An interesting query from a reader in Canada:
“How is it that so many people are aware of Louis Pasteur, yet the name of the equally eminent Claude Bernard is known by so few?”
This response is the first of several comments that I will make on the intriguing relationship – and the striking contrasts – between these two friends and colleagues, of whom Pasteur was Bernard’s junior by 10 years.
Pasteur was by training a chemist – and only a latecomer to biological science. He had made his mark in crystallography, and then adressed the problem of the souring of beer. He arrived in Paris from Lille just as Bernard was making his mark in physiological research. Pasteur soon became an ardent admirer of Bernard; he was often to be seen in the back row of his lectures at the College de France and the Sorbonne, making copious notes on elements of biology and physiology that were entirely new to him. Only later did they actually meet. Pasteur always acknowledged Bernard as his master, and used his ideas and experience to the full.
I have just finished reading the five volumes of Pasteur’s published correspondence. I wanted to understand what made him tick. His raison d’etre seemed to be his wish to solve important problems with a maximum of public exposure. He was unashamedly self-promoting and hungry for recognition and support. He earmarked health-related and economically or industrially important issues which could prompt the influential to support his ideas. Pasteur mostly came up with valuable answers, although more recently it has been claimed that his results were sometimes a little short of honest.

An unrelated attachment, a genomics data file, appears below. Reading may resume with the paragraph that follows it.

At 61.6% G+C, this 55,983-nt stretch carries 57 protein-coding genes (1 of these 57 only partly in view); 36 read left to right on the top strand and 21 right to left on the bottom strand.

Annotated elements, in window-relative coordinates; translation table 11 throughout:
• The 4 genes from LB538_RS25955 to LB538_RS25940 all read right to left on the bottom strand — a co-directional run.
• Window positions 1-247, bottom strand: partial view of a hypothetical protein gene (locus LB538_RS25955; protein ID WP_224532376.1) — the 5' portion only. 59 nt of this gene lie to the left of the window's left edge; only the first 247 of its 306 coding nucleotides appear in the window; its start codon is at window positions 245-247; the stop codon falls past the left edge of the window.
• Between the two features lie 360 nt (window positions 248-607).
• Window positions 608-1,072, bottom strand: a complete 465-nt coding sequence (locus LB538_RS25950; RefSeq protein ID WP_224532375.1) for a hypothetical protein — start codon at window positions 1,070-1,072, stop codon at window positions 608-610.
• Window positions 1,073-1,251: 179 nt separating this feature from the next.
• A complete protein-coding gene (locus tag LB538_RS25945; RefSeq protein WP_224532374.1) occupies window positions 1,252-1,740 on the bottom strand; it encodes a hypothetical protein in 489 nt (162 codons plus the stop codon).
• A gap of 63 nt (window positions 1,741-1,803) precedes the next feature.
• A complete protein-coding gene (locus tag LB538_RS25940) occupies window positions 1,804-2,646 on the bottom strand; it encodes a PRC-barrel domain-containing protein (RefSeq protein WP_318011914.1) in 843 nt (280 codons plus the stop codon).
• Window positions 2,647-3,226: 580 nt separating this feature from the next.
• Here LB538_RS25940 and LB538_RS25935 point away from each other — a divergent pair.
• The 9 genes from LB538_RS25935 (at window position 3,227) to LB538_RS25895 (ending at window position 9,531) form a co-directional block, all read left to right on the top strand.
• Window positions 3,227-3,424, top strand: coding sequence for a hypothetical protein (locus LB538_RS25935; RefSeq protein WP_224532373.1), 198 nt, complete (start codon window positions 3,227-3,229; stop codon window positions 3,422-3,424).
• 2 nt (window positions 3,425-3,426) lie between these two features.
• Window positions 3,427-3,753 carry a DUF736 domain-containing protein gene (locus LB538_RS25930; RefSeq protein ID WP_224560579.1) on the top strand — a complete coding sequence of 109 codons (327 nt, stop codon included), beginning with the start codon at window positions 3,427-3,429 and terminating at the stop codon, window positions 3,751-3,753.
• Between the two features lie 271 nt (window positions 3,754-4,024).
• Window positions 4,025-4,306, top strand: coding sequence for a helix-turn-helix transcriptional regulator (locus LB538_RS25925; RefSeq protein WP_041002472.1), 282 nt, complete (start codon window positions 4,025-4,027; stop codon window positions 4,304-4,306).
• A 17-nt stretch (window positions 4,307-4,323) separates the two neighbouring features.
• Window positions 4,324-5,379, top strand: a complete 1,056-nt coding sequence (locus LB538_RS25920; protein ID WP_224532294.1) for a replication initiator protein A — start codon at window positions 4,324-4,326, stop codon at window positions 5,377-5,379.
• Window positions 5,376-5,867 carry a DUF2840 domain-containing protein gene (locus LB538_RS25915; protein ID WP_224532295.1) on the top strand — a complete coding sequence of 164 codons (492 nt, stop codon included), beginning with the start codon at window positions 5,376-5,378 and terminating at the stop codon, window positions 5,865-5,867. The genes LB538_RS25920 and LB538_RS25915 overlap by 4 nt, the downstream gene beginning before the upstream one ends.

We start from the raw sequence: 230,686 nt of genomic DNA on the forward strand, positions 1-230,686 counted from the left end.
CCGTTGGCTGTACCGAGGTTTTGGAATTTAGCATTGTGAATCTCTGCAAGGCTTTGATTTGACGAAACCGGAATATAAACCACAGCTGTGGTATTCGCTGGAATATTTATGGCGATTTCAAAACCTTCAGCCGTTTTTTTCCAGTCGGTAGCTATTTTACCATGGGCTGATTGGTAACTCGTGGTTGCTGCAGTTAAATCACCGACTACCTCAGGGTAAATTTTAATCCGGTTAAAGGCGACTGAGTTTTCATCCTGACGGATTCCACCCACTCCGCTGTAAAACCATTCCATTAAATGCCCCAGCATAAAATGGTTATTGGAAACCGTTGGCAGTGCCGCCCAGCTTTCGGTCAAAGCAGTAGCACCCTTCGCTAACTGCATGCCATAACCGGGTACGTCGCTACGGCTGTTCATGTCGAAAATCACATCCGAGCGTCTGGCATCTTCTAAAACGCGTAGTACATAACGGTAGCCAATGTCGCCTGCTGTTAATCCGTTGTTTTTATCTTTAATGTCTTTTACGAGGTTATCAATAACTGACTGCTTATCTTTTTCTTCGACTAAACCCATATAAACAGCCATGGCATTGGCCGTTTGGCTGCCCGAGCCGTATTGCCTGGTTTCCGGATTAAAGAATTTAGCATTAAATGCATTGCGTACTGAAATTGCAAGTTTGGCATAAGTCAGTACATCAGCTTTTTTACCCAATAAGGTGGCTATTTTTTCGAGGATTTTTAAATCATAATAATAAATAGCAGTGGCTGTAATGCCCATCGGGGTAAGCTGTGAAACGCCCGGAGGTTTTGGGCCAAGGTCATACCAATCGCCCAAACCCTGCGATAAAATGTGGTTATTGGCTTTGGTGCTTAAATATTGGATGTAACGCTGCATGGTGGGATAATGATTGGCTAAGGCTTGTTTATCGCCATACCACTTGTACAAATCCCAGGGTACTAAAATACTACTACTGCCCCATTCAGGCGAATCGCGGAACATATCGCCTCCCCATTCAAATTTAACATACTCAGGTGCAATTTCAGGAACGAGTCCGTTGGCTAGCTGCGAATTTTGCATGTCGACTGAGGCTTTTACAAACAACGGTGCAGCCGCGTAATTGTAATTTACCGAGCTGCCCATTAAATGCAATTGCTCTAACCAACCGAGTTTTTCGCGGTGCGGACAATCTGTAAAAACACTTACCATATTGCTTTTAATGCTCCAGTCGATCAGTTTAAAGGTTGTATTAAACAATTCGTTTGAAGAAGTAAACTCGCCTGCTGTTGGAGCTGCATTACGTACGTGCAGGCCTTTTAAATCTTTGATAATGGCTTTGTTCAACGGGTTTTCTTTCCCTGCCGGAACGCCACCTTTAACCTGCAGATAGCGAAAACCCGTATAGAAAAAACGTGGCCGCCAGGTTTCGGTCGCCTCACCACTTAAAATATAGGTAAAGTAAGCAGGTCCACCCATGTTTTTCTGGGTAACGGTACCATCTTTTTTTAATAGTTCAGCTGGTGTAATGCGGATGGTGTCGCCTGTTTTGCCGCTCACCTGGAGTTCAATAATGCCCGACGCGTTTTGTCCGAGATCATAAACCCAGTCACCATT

By contrast, Bernard was modest, inquisitive, impeccably honest and retiring. He was grateful for what he had in the way of support, and not overly concerned with directly furthering human welfare. His raison d’etre was simply to understand the functioning of the normal body (without which, he claimed, one could not understand the diseased body). He also challenged tradition, and devoted himself to eliminating doubt, and to establishing methods in medical science that would benefit subsequent researchers (rather than the public). He and Pasteur often met. Bernard guided Pasteur scientifically, while in return Pasteur supported Bernard with his network of important ‘connections’ and the good words that he poured into important ears (such as those of Louis Napoleon).
Bernard’s contributions however were widely acknowledged, and interpreted for the public by eminent journalists such as Paul de Remusat in le Figaro and in the weekly l’Illustration. Bernard himself contributed important papers to the (now) 180 year-old journal, Revue des Deux Mondes which presented specialized knowledge and views in a manner understandable to the public. It helped him get his fauteuil in the Academie Francaise. These are the collective reasons why, when Bernard died, some 5000 people followed the cortege to the cemetery of Pere Lachaise, and also why le Figaro reported the next day that “…all Paris wept.” But memories are obviously short for this type of science.
By contrast, the process of pasteurization, the prevention of rabies, and Pasteur’s contribution to the health of the French milk, silk, beer and wine industries would ensure that his name would never be forgotten.